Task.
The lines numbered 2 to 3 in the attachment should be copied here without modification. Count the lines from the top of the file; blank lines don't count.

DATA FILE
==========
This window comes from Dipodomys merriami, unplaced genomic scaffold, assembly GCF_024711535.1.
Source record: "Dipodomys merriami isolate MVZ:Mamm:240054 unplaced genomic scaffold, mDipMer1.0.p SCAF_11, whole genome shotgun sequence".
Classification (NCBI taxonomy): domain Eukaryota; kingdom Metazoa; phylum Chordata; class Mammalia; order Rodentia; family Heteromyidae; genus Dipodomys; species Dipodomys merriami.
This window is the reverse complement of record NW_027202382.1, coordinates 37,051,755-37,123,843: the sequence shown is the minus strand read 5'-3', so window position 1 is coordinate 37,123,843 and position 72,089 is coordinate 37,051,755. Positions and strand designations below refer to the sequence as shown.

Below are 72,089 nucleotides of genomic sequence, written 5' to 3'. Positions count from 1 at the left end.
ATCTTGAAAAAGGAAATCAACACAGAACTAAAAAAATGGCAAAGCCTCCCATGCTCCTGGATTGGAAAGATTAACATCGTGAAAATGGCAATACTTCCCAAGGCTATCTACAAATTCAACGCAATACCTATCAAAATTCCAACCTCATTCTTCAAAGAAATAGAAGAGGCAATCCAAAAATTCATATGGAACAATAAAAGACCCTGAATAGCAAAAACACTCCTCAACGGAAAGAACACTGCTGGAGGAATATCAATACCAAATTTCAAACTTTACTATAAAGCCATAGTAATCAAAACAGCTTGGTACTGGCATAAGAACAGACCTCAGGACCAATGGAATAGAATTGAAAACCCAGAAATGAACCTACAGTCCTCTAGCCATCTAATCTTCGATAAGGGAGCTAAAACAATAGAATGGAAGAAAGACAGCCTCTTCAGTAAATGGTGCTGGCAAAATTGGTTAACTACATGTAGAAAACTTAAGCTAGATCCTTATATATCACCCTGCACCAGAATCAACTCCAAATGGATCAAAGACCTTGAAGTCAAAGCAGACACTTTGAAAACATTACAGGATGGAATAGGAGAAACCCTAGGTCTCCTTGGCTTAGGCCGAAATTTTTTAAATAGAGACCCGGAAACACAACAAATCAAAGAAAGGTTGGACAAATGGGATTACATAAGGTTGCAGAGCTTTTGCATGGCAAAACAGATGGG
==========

Source record: "Dipodomys merriami isolate MVZ:Mamm:240054 unplaced genomic scaffold, mDipMer1.0.p SCAF_11, whole genome shotgun sequence".
Classification (NCBI taxonomy): domain Eukaryota; kingdom Metazoa; phylum Chordata; class Mammalia; order Rodentia; family Heteromyidae; genus Dipodomys; species Dipodomys merriami.